Living in a multi-cultural neighbourhood means we're absolutely spoilt for choice when it comes to shopping for fresh produce: there are two fantastic Turkish and North African greengrocers at the top of our road - and two at the bottom. (I will write a feature about them all soon!) I'm also a big fan of the local Turkish supermarkets, and last week I struck pure gold at : 0.5g of saffron threads for only €3.85!! (And they came in the most beautiful little box...)

So I thought they would surely do justice for a stunning - yet so easy - dessert made for dear friends:

Saffron-poached pears...

4 - 6 firm pears, peeled
75g sugar
2 tbs honey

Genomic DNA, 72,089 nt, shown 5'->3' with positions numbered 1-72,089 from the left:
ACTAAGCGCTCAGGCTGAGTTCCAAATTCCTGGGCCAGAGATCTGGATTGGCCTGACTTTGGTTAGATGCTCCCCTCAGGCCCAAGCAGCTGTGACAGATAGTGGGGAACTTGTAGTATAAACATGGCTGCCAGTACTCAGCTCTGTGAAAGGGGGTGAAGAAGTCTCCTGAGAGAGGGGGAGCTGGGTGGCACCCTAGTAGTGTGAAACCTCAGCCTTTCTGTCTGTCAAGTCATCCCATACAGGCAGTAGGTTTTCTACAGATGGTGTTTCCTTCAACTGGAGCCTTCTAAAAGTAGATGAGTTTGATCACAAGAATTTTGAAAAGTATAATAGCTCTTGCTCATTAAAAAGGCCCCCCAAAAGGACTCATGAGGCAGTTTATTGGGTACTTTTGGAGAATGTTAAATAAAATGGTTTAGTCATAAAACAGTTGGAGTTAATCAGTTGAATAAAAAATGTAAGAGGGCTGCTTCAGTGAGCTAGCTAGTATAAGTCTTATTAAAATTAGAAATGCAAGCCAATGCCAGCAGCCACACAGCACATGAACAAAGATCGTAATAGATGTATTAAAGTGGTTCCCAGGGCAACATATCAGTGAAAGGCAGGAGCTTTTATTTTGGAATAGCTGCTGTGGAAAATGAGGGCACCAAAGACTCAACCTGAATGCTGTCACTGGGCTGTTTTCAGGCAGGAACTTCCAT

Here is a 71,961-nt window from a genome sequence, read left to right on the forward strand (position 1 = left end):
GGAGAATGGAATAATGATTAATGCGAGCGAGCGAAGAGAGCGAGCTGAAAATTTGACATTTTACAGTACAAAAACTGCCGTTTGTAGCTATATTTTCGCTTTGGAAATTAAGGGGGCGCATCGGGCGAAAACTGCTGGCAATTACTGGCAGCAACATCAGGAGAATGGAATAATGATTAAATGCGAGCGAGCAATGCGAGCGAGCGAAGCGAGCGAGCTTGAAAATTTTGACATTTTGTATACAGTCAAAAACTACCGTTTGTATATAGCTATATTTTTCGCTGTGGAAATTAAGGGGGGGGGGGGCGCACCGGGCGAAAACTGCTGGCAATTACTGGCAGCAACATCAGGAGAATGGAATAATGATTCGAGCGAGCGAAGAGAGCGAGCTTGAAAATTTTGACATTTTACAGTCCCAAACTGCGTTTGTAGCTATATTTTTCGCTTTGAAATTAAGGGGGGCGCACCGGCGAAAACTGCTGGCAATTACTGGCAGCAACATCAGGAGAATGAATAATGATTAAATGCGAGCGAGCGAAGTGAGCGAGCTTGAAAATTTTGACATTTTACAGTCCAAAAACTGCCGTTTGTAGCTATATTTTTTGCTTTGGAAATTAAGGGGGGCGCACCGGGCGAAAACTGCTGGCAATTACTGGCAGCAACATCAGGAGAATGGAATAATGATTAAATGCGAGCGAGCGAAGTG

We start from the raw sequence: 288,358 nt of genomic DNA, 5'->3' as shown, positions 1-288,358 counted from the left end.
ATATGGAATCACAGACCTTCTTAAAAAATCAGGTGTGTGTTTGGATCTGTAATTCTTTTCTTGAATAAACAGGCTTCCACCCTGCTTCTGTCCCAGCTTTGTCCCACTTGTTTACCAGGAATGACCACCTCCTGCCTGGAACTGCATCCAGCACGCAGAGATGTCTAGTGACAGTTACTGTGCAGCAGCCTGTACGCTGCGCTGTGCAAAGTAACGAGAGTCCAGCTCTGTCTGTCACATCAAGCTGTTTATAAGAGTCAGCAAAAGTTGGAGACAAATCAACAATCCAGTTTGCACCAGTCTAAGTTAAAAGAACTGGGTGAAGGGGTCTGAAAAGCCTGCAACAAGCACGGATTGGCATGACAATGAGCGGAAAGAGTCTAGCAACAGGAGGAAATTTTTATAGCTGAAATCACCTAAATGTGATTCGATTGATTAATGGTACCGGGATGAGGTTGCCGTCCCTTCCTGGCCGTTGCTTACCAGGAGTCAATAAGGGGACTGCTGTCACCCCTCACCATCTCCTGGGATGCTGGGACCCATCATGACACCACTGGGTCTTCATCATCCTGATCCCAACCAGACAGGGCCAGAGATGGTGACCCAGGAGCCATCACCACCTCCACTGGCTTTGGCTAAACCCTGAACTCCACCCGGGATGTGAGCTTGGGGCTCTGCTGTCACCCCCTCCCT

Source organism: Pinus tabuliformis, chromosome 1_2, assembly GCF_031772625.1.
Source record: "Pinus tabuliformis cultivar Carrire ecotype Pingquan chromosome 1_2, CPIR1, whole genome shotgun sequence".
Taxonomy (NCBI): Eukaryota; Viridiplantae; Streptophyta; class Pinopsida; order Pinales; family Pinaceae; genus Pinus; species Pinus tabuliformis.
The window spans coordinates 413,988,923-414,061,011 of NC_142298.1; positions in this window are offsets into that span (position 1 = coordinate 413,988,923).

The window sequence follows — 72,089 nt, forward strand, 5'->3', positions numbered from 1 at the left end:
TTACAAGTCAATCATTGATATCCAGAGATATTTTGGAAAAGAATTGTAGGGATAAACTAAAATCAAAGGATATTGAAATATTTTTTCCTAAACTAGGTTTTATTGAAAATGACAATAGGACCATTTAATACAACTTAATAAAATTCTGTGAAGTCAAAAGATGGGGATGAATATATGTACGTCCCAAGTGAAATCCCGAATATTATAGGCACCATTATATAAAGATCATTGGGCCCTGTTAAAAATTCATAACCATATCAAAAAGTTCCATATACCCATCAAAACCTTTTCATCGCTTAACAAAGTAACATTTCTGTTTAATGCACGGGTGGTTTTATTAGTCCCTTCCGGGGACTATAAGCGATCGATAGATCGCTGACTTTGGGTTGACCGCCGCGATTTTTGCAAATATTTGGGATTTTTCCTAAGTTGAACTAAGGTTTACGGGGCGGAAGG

juice of 1 medium orange
2 cloves
2 green cardamom pods
half a cinnamom stick
1 vanilla pod, split and seeds scraped out (or 1 tsp of vanilla essence)
a good pinch of saffron strands

Put everything apart from the pears into a big-enough pan with 300 ml of water and bring to a simmer. Give it all a good whisk and add the pears, then cover and simmer for ca 30 mins until tender (turn them over a few times to get an even colour). Transfer to a bowl and reduce the poaching liquid until syrupy. Pour over pears and chill until ready to serve.

  ...with ginger ice cream

600 ml double cream
300 ml full-fat milk
5 large egg yolks
100 g caster sugar
2 stem ginger balls in syrup, finely chopped
1 tbs stem ginger syrup
1/2 tsp ground ginger

Heat the milk and cream until almost boiling. Whisk the eggs and sugar in a large bowl until pale and thick. Pour the hot milk onto the egg mixture, whisking, then return to the pan. Put on a low heat, whisking continously until the cream has thickened. Remove from heat and stir in the ginger. Pour into a shallow dish and leave to cool. Freeze for an hour. Stir the mixture with a fork to break up any ice crystals. Repeat twice more.